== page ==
Saturday, July 25, 2020

Arlene Corwin writes

 July 4th, 2020

It is the fourth of July.
A day we usually
Fill with joy:
Fireworks, parades and games
Its names:
Fourth of July:
Independence Day.

United, free;
No more a colony;
A formal declaration
Made of five brave men
And Thomas Jefferson,
Making history, and
The beginnings of a USA.

So, Americans,
My dear, dear Swedish friends
And any there may be elsewhere,
Let us wear the day
In camaraderie and play.
Most all in harmony.
Happy, Happy 4th July!

1 comment:

  1. On 11 June 11 1776, the Continental Congress, the ad hoc governing body for the Americans engaged in revolution against the UK, appointed a Committee of Five to draft a declaration of independence. It consisted of John Adams of Massachusetts, Benjamin Franklin of Pennsylvania, Thomas Jefferson of Virginia, Robert R. Livingston of New York, and Roger Sherman of Connecticut. The committee discussed the general outline which the document should follow. Jefferson thought that Adams should write the document, but Adams persuaded the committee to choose Jefferson and promised to consult with him personally. After the 1st draft Jefferson consulted the others, and Adams and Franklin suggested some small changes, which Jefferson incorporated. The committee presented this copy to the Congress on 28 June 28 1776 as "A Declaration by the Representatives of the United States of America, in General Congress assembled." Congress spent 2 days methodically editing the document, removing unnecessary wording, improving sentence structure, and shortening it by a about 1/4. In particular, it removed Jefferson's assertion that the UK had forced slavery on the colonies. After pursuing various parliamentary procedures Congress adopted the revised document on 2 July, and the next day Adams wrote to his wife predicting that July 2 would "be celebrated, by succeeding Generations, as the great anniversary Festival. It ought to be commemorated, as the Day of Deliverance by solemn Acts of Devotion to God Almighty. It ought to be solemnized with Pomp and Parade, with shews, Games, Sports, Guns, Bells, Bonfires and Illuminations from one End of this Continent to the other from this Time forward forever more." on 4 July, Congress announced that the act was formalized. About 34 delegates signed on that day, and others later -- most on 2 August, though some not until much later. The Congress did not note the 2 July anniversary until the day had passed, and then decided to commemorate national independence on 4 July.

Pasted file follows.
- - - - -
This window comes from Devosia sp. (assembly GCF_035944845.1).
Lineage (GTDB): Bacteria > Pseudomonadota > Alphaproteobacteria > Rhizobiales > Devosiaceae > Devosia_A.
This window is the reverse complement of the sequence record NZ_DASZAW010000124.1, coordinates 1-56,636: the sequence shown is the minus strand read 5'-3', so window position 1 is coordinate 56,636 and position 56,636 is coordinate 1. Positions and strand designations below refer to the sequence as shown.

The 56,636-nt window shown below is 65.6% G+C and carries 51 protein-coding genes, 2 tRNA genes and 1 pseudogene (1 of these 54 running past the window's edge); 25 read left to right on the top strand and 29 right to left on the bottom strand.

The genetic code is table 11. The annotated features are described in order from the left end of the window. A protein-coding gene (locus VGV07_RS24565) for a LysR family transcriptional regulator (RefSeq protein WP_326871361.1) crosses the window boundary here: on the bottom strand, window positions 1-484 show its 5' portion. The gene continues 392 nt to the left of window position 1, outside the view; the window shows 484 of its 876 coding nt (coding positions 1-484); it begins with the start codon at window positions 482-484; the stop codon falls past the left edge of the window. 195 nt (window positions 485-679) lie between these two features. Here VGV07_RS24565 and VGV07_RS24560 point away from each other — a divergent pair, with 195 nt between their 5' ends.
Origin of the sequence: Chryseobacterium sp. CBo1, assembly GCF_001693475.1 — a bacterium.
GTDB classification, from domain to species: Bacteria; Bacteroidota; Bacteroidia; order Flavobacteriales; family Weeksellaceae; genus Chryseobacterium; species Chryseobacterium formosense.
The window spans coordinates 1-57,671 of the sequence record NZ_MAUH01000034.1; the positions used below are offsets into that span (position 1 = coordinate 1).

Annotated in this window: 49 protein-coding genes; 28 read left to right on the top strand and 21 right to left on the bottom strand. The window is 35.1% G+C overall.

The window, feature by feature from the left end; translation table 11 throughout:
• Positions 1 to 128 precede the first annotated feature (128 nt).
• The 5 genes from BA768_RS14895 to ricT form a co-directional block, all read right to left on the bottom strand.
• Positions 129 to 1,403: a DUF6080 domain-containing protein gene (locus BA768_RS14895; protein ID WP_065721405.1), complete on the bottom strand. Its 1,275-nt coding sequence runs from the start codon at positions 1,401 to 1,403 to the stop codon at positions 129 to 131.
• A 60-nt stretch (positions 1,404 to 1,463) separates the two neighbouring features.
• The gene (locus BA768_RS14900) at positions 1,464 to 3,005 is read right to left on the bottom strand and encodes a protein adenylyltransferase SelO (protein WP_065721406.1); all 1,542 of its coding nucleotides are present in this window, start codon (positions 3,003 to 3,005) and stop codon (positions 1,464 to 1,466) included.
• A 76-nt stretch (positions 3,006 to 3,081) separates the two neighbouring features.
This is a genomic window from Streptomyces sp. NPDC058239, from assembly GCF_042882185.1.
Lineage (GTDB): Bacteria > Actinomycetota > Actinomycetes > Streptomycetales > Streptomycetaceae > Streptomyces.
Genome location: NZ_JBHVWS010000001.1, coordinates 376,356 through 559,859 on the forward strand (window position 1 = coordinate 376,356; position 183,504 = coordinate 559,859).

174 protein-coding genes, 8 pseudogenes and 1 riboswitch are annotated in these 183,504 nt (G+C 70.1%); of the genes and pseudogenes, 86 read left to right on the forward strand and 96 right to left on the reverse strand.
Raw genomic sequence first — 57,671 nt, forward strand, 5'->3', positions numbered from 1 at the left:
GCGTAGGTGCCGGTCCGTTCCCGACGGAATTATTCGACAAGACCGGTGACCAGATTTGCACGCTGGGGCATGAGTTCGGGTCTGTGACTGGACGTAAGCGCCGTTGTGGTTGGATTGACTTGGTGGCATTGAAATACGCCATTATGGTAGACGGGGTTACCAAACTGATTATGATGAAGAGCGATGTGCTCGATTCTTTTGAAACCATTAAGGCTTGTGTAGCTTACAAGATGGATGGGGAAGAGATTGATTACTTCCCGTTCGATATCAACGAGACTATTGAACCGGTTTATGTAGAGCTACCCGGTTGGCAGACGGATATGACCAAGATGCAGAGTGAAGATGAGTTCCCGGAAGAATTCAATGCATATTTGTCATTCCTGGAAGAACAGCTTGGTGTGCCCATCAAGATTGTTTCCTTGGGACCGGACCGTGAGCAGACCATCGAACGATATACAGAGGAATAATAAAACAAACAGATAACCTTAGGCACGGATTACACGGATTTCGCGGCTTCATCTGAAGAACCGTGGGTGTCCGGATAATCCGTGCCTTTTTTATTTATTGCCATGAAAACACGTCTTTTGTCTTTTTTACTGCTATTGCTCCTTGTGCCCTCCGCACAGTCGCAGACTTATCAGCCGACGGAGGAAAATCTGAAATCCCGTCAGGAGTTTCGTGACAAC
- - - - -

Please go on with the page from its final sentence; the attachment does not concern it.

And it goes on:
come a great American holiday, ote for independence would be commemorated; he did not foresee that Americans would instead celebrate Independence Day on the date when the announcement of that act was finalized.[79]


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